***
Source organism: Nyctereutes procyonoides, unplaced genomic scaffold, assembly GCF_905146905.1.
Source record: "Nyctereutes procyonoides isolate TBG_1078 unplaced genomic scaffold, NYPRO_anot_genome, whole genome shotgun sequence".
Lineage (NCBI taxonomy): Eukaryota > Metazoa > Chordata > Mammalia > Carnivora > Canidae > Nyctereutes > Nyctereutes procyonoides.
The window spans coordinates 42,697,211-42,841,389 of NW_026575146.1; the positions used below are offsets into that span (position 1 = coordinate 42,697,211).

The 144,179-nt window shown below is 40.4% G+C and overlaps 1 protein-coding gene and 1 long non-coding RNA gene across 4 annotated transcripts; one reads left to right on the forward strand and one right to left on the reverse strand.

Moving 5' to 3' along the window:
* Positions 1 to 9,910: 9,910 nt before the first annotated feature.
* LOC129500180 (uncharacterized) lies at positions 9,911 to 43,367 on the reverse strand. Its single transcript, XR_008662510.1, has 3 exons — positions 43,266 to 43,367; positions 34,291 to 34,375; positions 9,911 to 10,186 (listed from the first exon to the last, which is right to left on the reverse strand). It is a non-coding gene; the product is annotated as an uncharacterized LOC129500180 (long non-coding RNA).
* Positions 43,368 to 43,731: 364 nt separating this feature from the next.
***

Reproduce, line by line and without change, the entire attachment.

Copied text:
Source organism: Nyctereutes procyonoides, unplaced genomic scaffold, assembly GCF_905146905.1.
Source record: "Nyctereutes procyonoides isolate TBG_1078 unplaced genomic scaffold, NYPRO_anot_genome, whole genome shotgun sequence".
Lineage (NCBI taxonomy): Eukaryota > Metazoa > Chordata > Mammalia > Carnivora > Canidae > Nyctereutes > Nyctereutes procyonoides.
The window spans coordinates 42,697,211-42,841,389 of NW_026575146.1; the positions used below are offsets into that span (position 1 = coordinate 42,697,211).

The 144,179-nt window shown below is 40.4% G+C and overlaps 1 protein-coding gene and 1 long non-coding RNA gene across 4 annotated transcripts; one reads left to right on the forward strand and one right to left on the reverse strand.

Moving 5' to 3' along the window:
* Positions 1 to 9,910: 9,910 nt before the first annotated feature.
* LOC129500180 (uncharacterized) lies at positions 9,911 to 43,367 on the reverse strand. Its single transcript, XR_008662510.1, has 3 exons — positions 43,266 to 43,367; positions 34,291 to 34,375; positions 9,911 to 10,186 (listed from the first exon to the last, which is right to left on the reverse strand). It is a non-coding gene; the product is annotated as an uncharacterized LOC129500180 (long non-coding RNA).
* Positions 43,368 to 43,731: 364 nt separating this feature from the next.